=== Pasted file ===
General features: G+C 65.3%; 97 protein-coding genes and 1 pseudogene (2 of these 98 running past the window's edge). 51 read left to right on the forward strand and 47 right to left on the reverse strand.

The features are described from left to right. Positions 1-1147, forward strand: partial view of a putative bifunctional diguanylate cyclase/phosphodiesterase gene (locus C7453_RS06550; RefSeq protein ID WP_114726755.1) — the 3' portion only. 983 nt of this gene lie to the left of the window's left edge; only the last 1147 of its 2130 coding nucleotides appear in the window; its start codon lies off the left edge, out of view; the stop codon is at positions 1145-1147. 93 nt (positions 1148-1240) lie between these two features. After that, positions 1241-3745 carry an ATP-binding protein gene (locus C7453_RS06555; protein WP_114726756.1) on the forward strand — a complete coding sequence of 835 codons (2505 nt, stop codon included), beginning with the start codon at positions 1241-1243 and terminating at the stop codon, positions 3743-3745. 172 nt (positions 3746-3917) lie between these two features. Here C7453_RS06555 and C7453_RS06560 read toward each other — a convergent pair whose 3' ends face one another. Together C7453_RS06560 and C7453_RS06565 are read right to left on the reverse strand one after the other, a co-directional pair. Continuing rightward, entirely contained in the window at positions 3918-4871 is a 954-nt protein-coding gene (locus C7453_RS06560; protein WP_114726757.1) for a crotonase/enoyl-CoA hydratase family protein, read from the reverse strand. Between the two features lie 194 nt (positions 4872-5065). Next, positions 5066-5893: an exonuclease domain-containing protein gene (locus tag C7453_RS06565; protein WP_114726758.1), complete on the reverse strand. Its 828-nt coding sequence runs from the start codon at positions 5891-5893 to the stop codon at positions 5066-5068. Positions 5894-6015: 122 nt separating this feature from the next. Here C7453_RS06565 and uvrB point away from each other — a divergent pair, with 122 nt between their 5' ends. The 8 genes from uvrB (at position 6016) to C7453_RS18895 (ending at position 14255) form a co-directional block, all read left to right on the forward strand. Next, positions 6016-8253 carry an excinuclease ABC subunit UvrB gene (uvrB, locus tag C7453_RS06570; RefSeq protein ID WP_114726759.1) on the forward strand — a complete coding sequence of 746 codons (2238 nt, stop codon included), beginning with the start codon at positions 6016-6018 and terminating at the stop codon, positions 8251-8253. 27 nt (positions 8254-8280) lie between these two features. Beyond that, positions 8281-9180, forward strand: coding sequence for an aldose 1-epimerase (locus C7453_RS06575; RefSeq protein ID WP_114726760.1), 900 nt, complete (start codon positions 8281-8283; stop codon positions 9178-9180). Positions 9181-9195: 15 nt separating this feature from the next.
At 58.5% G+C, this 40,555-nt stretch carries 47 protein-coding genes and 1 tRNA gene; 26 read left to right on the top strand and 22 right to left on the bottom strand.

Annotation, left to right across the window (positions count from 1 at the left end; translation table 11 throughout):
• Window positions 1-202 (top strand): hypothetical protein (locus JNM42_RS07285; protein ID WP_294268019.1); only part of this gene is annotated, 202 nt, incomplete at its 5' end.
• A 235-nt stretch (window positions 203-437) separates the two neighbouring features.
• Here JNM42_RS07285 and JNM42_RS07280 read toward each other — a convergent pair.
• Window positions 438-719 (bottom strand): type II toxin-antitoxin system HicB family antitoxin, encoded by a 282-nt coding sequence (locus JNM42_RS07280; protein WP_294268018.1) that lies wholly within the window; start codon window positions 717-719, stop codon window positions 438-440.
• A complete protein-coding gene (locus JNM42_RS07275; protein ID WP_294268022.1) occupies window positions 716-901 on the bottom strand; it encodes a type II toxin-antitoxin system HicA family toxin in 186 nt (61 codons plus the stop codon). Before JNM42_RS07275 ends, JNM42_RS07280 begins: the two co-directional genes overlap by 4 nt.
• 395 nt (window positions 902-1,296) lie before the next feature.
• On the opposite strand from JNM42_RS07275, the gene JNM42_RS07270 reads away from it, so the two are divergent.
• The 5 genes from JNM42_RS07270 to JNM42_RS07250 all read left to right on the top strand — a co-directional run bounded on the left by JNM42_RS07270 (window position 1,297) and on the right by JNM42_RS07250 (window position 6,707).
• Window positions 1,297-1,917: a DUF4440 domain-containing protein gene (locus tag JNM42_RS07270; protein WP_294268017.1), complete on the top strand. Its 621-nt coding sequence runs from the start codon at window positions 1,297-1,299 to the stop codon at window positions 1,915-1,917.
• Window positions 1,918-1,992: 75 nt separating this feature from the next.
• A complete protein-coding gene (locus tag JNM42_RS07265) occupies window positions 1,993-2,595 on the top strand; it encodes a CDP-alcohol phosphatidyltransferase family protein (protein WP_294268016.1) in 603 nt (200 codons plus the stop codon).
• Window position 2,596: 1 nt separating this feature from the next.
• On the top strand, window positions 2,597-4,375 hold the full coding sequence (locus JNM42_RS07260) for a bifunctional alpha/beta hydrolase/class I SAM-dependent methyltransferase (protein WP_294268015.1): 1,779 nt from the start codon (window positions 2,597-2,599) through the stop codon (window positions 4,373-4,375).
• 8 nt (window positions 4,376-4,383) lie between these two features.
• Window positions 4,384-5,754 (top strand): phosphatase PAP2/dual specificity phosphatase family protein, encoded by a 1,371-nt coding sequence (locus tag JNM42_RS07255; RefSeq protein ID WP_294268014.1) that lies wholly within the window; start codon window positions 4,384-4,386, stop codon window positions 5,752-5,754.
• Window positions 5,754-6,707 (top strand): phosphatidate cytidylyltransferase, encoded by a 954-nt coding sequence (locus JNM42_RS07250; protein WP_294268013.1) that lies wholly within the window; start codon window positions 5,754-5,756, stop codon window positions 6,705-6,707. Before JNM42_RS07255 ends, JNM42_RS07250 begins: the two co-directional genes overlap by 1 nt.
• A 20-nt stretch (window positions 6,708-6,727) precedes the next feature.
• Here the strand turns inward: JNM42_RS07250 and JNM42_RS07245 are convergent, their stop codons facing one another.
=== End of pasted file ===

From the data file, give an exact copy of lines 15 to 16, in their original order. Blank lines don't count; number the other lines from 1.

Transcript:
• A complete protein-coding gene (locus tag JNM42_RS07265) occupies window positions 1,993-2,595 on the top strand; it encodes a CDP-alcohol phosphatidyltransferase family protein (protein WP_294268016.1) in 603 nt (200 codons plus the stop codon).
• Window position 2,596: 1 nt separating this feature from the next.